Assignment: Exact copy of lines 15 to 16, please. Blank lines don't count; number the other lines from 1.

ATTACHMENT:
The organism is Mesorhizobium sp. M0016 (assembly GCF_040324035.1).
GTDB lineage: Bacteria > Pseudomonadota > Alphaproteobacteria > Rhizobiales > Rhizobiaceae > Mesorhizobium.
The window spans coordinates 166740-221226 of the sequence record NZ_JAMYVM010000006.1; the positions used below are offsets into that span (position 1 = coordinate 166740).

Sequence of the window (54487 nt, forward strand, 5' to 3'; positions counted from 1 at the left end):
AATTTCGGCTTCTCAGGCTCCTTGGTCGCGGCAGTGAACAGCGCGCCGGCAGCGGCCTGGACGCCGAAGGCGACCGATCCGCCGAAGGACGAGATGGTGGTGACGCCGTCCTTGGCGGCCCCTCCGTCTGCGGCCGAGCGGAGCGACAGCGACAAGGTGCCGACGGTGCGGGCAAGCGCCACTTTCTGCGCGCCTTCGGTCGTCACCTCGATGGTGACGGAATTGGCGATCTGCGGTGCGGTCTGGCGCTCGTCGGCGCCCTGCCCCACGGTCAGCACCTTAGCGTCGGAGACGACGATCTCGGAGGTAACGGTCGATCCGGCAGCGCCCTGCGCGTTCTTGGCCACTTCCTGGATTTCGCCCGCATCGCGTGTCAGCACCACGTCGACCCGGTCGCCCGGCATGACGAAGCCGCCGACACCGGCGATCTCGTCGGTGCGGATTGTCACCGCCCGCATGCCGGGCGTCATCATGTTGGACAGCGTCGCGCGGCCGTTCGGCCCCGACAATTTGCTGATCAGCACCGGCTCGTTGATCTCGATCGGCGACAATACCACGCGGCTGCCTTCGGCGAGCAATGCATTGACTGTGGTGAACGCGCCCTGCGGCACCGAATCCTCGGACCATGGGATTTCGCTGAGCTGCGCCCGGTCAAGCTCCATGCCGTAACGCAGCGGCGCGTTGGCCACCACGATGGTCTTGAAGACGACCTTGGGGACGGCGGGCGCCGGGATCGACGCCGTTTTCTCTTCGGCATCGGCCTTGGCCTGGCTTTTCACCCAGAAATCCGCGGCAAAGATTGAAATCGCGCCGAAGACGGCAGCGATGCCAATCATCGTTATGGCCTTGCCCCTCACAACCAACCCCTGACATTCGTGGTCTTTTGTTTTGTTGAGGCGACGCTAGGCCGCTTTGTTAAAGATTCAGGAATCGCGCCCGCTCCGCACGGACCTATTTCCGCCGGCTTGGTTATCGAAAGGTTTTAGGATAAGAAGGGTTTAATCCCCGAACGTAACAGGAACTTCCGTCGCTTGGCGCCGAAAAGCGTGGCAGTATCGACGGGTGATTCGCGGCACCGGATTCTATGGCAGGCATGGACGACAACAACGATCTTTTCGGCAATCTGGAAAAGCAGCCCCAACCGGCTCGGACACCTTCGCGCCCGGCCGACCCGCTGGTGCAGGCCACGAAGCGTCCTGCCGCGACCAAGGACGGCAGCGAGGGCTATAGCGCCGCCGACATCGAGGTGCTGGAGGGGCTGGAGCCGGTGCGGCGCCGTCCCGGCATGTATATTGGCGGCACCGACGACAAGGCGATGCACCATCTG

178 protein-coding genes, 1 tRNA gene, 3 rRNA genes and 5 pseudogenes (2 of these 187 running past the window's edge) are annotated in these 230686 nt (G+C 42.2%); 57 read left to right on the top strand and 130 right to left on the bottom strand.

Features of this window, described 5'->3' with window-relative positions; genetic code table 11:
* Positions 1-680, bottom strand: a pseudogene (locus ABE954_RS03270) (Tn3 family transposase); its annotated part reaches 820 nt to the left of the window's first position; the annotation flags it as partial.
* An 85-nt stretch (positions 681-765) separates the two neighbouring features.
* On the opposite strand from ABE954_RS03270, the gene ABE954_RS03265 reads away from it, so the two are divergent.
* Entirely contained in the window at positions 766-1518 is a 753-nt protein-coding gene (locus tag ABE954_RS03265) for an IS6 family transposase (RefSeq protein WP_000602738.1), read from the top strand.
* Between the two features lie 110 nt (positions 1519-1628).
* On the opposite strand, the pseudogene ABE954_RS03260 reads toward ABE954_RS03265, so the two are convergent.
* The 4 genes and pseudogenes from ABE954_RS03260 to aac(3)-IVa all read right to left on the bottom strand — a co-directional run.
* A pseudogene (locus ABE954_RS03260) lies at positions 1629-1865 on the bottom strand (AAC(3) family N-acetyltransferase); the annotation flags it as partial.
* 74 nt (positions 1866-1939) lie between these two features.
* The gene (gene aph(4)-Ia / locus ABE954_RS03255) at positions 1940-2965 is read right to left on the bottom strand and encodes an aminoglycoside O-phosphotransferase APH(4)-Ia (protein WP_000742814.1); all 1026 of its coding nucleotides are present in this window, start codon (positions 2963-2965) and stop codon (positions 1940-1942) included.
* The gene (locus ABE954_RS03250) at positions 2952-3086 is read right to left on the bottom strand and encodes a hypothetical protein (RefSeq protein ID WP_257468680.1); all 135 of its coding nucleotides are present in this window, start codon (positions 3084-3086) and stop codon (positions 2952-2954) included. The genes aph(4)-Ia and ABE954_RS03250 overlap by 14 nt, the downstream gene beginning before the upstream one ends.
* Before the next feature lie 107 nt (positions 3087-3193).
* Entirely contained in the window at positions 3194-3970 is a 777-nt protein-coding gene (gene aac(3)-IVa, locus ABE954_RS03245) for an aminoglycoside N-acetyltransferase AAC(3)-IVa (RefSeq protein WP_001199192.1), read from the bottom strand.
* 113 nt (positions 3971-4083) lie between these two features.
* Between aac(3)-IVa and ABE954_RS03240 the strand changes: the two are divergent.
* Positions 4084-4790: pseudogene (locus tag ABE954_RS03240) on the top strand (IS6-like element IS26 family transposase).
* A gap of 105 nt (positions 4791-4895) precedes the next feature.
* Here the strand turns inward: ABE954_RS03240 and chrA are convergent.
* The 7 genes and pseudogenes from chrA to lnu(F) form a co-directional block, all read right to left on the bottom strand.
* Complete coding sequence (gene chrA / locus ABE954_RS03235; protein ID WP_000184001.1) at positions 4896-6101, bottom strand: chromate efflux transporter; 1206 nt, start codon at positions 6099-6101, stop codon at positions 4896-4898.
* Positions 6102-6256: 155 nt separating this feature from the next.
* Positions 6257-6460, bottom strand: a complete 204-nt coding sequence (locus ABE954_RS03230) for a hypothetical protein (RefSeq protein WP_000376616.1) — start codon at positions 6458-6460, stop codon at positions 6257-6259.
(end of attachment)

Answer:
* A pseudogene (locus ABE954_RS03260) lies at positions 1629-1865 on the bottom strand (AAC(3) family N-acetyltransferase); the annotation flags it as partial.
* 74 nt (positions 1866-1939) lie between these two features.